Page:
• The third and final step is to take the issue before the church and expel the member from the local congregation.

The results of not performing this duty are bad for the person and bad for the church: the believer is left to continue wallowing in sin and therefore reap its consequences, and the church justly reaps the charge of hypocrisy, because of known sin within its own body that it refuses to deal with.

In the same way that ‘computer’ may apply equally to either an entire personal computer setup (with monitor, keyboard, mouse, etc), or just the computer part (not the monitor, keyboard, or mouse), ‘church discipline’ may refer to either the entire process or just the third step.

I know there is a question I have raised and not answered: what qualifies as serious sin? Well, that was the topic of the discussion—what merits the third step of church discipline?

I was at a youth worker’s conference, and Heather and I were sitting in a coffee shop with our pastor, his wife, and their (and now our) friends (another pastor and his wife). Besides us three couples, there was this guy that looked kind of like a pudgy, part-American Indian Indiana Jones with glasses, fedora, and leather jacket. My pastor and the other pastor brought up a couple of example cases to see how he would handle them. Indy presented his guidelines on how he would handle them based on the available Scripture. He made it a point to inform that there were other pastors who would disagree with him, that they would think he was not being firm enough, but I thought he was very balanced, firm, fair, and generous.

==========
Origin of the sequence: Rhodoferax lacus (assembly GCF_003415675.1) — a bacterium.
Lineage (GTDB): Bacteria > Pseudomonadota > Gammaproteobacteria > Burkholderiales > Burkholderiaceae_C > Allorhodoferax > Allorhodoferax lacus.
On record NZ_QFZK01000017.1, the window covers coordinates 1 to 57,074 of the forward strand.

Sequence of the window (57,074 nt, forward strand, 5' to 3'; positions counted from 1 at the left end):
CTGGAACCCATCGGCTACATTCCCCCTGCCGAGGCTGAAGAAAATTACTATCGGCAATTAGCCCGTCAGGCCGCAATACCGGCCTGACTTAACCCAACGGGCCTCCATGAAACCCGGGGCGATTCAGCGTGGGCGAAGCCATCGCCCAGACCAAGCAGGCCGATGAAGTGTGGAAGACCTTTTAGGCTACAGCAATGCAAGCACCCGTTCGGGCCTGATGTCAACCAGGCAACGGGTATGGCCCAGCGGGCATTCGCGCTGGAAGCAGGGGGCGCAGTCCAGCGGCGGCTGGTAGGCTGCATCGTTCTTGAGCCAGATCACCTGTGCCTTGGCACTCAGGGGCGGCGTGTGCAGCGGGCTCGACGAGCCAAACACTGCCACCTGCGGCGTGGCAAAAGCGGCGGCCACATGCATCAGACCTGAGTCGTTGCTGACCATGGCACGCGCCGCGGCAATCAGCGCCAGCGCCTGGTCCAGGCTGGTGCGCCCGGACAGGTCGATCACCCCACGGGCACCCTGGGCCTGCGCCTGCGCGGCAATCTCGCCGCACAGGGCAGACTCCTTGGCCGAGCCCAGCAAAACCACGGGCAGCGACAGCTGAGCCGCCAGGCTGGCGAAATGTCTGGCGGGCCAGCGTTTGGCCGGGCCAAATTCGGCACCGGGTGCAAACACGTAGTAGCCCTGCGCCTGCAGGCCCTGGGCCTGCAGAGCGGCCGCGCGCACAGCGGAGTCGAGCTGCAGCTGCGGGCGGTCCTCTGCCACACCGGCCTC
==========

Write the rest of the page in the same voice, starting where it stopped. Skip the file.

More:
Finally, to get to the actual term. Indy used the word ‘church’ as a verb, expressed as shorthand for ‘church discipline.’

Pastor: “What would you do in the case of x?”

Indy: “I would do y.”

Pastor: “But don’t you think x is serious?”

Indy: “Yeah, but do you church him for it?”


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Nov 10 2011

Quotable: Adam Clarke

“Even the success of apostles depended, in a certain way, on the prayers of the Church. Few Christian congregations feel, as they ought, that it is their bounden duty to pray for the success of the Gospel, both among themselves and in the world. The Church is weak, dark, poor, and imperfect, because it prays little.”